His fellow preachers gradually became a community, and in 1215 Dominic founded a religious house at Toulouse, the beginning of the Order of Preachers or Dominicans.


Dominic’s ideal, and that of his Order, was to organically link a life with God, study, and prayer in all forms, with a ministry of salvation to people by the word of God. His ideal: contemplata tradere: “to pass on the fruits of contemplation” or “to speak only of God or with God.”


The Dominican ideal, like that of all religious communities, is for the imitation, not merely the admiration, of the rest of the Church. The effective combining of contemplation and activity is the vocation of truck driver Smith as well as theologian Aquinas. Acquired contemplation is the tranquil abiding in the presence of God and is an integral part of any full human life. It must be the wellspring of all Christian activity.




I would like to introduce our newest friar to join our ministry at St. Peter’s. He is Fr. Bill Rooney, O.F.M., who grew up in Sioux City, Iowa, and has been both a friar and a priest for quite a few years. Some of you who have been coming to St. Peter’s for a number of years may recognize him because he was stationed here a while back, but since then, he has served as a pastor of a parish in Cleveland, Ohio, and most recently as a pastor in Dietrich, Illinois, near Teutopolis. Fr. Bill will be living at our St. Gratian Friary in suburban Countryside and commuting each day to the Loop for ministry. He is a very outgoing person, and I think you will enjoy his presence at the altar, in the confessional, on the mezzanine and in the Front Office. Please welcome him and introduce yourself when you see him.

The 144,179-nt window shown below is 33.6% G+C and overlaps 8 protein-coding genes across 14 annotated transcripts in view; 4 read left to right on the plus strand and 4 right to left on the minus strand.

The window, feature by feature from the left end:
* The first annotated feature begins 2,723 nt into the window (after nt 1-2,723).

Three guys are fishing on a lake when an angel appears in the boat with them. The first guy gets over his shock and humbly says to the angel, “I’ve suffered from back pain for years. Is it too much to ask that you help me?” The angel touches the man’s back, and he feels instant relief.


The second guy points to his Coke-bottle glasses and asks if the angel could cure his poor eyesight. The angel tosses the man’s glasses into the lake. When they hit the water, the man’s vision clears and he can see everything distinctly.


The angel now turns to the third guy, who throws up his hands in fear. “Don’t touch me!” he cries. “I’m on disability!”